This was my first visit to Eastern Europe, and one, given the timing of the trip, that was over-shadowed by Brexit. Our host, locals and delegates from other countries all had an opinion, with none of them positive. The majority of Romanians I spoke to about it, (and Romania isn’t a country afraid of change, it could be argued), all thought Britain was putting itself in a ridiculous position.
One of the things that struck me about Bucharest from the outset, was that it is a country that is happy to wear its history on its sleeve—it is there in plain sight for everyone to see. Our hotel was very close to Revolution Square, the site of the uprising that saw Nicolae Ceaușescu toppled from power nearly 30 years ago.
Monuments to these tumultuous times have seen better days, and the local anarchists appear to show little respect for those that lost their lives fighting against the dictator. Some locals said the current government is the most corrupt in 100 years, so it appears a struggle continues. Given we were a week away from national celebrations of 100 years of independence for Romania, this is some claim given their more recent history. Continue reading →
Lostwithiel, Cornwall, (affectionately known as Losty by the locals), was the nearest town on our recent summer holiday.
As I have mentioned in a previous post I have an interest in noticeboards, and Lostwithiel has not one, but two that I could find. What struck me more than this though was that 2 noticeboards did not seem to be enough for its towns-folk. For on our first proper wander around Losty, every single telegraph-pole seemed to be adorned in posters of varying quality and displaying a cornucopia of events and information. These flyposters didn’t seem to be an alternative to what was on the ‘official’ noticeboards—in fact, it looked like there was a lot of repetition.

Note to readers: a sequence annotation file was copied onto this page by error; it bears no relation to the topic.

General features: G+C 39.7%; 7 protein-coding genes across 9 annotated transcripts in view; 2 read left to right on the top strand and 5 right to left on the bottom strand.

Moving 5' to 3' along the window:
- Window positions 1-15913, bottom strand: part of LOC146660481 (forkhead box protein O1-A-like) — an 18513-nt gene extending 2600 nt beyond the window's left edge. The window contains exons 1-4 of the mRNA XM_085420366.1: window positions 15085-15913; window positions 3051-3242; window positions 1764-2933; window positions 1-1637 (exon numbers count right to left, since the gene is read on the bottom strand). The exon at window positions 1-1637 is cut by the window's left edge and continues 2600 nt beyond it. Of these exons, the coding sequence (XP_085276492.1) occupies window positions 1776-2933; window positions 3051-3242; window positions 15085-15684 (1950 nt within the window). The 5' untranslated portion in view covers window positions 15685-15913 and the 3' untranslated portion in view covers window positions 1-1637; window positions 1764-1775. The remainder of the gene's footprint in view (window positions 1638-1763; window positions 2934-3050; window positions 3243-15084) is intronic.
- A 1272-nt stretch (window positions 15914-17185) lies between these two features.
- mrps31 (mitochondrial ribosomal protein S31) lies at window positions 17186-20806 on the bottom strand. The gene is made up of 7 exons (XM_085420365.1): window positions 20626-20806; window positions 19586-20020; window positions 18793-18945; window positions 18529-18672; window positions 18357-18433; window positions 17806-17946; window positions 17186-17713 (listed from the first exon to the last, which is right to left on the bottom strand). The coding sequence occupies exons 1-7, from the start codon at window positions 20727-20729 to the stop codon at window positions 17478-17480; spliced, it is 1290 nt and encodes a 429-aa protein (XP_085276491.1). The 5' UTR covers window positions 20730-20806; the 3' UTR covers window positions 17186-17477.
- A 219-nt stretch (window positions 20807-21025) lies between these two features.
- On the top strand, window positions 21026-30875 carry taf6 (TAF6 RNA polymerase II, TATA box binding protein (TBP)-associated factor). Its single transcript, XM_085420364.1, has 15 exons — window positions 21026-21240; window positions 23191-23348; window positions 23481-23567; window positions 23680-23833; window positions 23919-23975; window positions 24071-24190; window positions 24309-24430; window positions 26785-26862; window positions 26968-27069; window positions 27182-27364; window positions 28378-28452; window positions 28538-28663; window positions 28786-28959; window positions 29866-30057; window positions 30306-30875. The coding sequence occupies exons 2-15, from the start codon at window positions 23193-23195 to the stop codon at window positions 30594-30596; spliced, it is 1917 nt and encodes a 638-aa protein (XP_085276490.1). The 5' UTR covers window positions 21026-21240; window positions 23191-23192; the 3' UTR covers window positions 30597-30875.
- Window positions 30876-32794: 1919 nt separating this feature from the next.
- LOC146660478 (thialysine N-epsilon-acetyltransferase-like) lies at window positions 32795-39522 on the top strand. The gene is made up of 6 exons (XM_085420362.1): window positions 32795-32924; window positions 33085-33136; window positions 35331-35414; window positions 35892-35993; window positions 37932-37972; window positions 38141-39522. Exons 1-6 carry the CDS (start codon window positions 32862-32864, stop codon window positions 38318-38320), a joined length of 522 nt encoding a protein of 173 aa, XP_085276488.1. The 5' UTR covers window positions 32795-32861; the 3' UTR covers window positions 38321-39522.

For many, traipsing historic academic cobbles and starring at spires, let alone dreaming of them, would define any visit to Oxford. For me, on a family weekend there recently, it was an opportunity to study its graphic commons.
Looking for its vernacular, I mostly steered clear of high-street parades, and came away finding the city’s contradictions being easy bedfellows; hi and lo culture mix comfortably, on the streets at least. Testament to this are the highbrow events flyposted on chipboard, acting as a temporary hoardings for college concerts where no sacred wall can be damaged.
These sat just around the corner from the usual tattered pastings I more typically photograph. Technically the same in purpose and application, each arguably despoiling/enhancing the streets, depending on your point of view. The only difference being that those on chipboard could be moved out of sight quickly. While on display though, from a visual perspective, they are exactly the same.